Why Kingsbury is not leaving Texas Tech anytime soon

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The annual college football head-coaching carousel has begun to spin remarkably early this season as four FBS teams (Illinois, USC, South Carolina and Maryland) have all fired or lost their head coach mid way through the season. And one of the hot names being thrown about as a possible candidate to fill one of the open positions is that of Texas Tech head coach Kliff Kingsbury. Link

But Texas Tech fans should relax because Kingsbury is not going anywhere anytime soon.

For starters, Kingsbury is as emotionally invested in his current job as any coach in America.

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At his introductory press conference in December of 2012, Kingsbury referred to his two previous coaching stops, as an assistant coach at Houston and Texas A&M, as business decisions.

"“But being here now,” Kingsbury said, “this is personal to me, this is where I want to be.” Link"

As one of only seven current FBS head coaches coaching at his alma mater (Pat Fitzgerald at Northwestern, Mike Gundy at Oklahoma St., David Shaw at Stanford, Frank Beamer at Virginia Tech, Jim Harbaugh at Michigan and Paul Chryst at Wisconsin being the others), Kingsbury has a stronger personal stake in the success of his program. Making Texas Tech successful is not just about enhancing his resume, it is about making his alma mater proud and he is far from accomplishing what he wants to at Texas Tech.

Speaking of his accomplishments (or lack there of), Kingsbury’s relatively unimpressive head coaching resume is another reason he is not likely to be a candidate at schools like USC or South Carolina.

With a career record of only 17-15, Kliff Kingsbury lacks the skins on the wall that a big time program like USC will want its next head coach to have. It is also worth noting that USC has twice been burned by flashy young head coaches with little experience as the man in charge (Lane Kiffin 2010-2013 and Steve Sarkesian 2014-2015). Therefore, don’t expect USC to hire another coach of that ilk.

Likewise, South Carolina is now trying to replace a college football coaching legend in Steve Spurrier who has a national championship and seven conference championships to his name.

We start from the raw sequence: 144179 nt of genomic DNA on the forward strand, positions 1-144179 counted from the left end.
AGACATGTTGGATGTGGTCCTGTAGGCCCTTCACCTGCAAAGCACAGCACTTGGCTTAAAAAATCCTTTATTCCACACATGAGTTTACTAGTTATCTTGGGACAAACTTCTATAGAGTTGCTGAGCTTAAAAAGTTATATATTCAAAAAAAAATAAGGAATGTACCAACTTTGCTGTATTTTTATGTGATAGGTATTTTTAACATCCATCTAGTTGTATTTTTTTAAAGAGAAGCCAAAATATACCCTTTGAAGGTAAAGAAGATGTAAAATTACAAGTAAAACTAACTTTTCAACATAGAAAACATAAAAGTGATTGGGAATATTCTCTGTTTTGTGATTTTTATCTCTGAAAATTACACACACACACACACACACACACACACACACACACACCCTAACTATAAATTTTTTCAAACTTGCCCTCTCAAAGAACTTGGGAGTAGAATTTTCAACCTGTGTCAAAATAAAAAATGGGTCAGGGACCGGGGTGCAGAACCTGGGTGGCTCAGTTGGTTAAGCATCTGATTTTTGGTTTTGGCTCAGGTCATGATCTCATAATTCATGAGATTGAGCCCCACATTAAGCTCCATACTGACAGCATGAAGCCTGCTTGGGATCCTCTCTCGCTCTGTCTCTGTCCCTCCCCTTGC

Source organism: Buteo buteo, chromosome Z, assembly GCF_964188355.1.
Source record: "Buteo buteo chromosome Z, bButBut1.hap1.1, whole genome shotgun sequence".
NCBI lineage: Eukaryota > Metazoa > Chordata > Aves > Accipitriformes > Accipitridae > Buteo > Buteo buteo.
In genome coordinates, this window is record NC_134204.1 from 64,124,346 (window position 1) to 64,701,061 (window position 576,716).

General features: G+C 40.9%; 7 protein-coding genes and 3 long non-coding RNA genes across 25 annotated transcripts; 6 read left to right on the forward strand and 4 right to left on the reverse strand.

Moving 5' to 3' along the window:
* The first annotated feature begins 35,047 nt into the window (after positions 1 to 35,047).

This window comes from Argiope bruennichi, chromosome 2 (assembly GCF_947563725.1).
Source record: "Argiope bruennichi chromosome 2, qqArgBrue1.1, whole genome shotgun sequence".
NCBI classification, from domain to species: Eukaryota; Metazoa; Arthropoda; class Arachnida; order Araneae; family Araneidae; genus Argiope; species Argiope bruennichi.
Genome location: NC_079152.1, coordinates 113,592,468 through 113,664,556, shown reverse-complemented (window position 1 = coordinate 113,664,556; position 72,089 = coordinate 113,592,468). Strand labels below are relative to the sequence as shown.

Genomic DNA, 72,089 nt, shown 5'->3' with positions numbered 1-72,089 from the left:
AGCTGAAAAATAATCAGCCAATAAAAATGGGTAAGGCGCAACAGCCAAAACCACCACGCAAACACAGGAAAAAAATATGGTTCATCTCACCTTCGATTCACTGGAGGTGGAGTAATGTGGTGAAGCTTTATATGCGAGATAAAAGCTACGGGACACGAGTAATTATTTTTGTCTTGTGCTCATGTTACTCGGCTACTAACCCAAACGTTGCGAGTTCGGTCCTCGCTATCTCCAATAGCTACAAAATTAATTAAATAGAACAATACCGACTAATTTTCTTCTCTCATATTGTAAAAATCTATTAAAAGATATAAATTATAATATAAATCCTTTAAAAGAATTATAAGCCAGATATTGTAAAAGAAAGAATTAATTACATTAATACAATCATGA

If and when Kingsbury accomplishes similar feats at Texas Tech, he will be an extremely sought-after candidate at high profile universities. But for now, many around the nation are waiting to find out if there is as much substance to Kingsbury as there is style.

Another factor ensuring that Kingsbury is at Texas Tech for the long haul is his contract. After a strong debut season in 2013, Kingsbury was rewarded with a contract extension through the year 2020. No other school will be willing to make that kind of commitment to the 36-year-old coach.

Kingsbury is guaranteed $24.2 million over the duration of the deal. Furthermore, he can earn yearly bonuses of up to $1.5 million per season. In all, Kingsbury could earn up to $34.7 million with his current contract.

To put it simply, Kingsbury has as much security at Texas Tech as he could ever hope to have at any job. His athletic director, Kirby Hocutt is his biggest supporter because Kingsbury was Hocutt’s first bold strike after being named AD at Texas Tech. And it is in Hocutt’s best interest to give Kingsbury every opportunity to succeed.

Meanwhile, other coaches with higher profiles and stronger resumes seem to be on the hot seat after just a few seasons on the job.

Prior to his team’s upset of Oklahoma, many were asking whether Texas head coach Charlie Strong would make it through his second year with the Longhorns. Unlike Kingsbury, Strong won two conference titles in the Big East and was named Big East coach of the year in 2010 and 2012.

Likewise, Arkansas head coach Bret Bielema is feeling the heat in his third season with the school. Despite a resume that includes three Big 10 conference titles and a Big 10 coach of the year award, Bielema is likely coaching for his job in Fayetteville this season.

Kingsbury is beloved in Lubbock, Texas. Though the honeymoon between the head coach and the school has ended, Kingsbury is still the most popular person in West Texas. He has no reason to look over his shoulder or fear for his job. This is a luxury that almost any coach with a record hovering near .500 wishes he had.

The truth is that the Texas Tech head football coaching position is more of a stepping stone job than a destination job (just ask David McWilliams who left Texas Tech after only one season at the helm to be the head coach at the University of Texas in 1986.) But for Kliff Kingsbury, Jones Stadium is sacred ground and Texas Tech is home.

"“This is where I want to be and I couldn’t be happier,” Kingsbury said in a university press release after he singed his contract extension just last year.  “I can’t wait to take this thing to the next level.” Link"

As of now, Kingsbury is still trying to build the foundation of his program. He has not taken the program to the same heights as his own head coach Mike Leach did in the late 2000’s. And Kingsbury expects to do more than just duplicate Leach’s success. He expects to win big at Texas Tech.

Until that happens on a regular basis, Kliff Kingsbury’s job at Texas Tech will not be complete. And he does not seem to be the type of man to walk away from an unfinished job, especially one that means the world to him.

Next: Texas Tech's Tubby Smith Speaks at Conference Media Day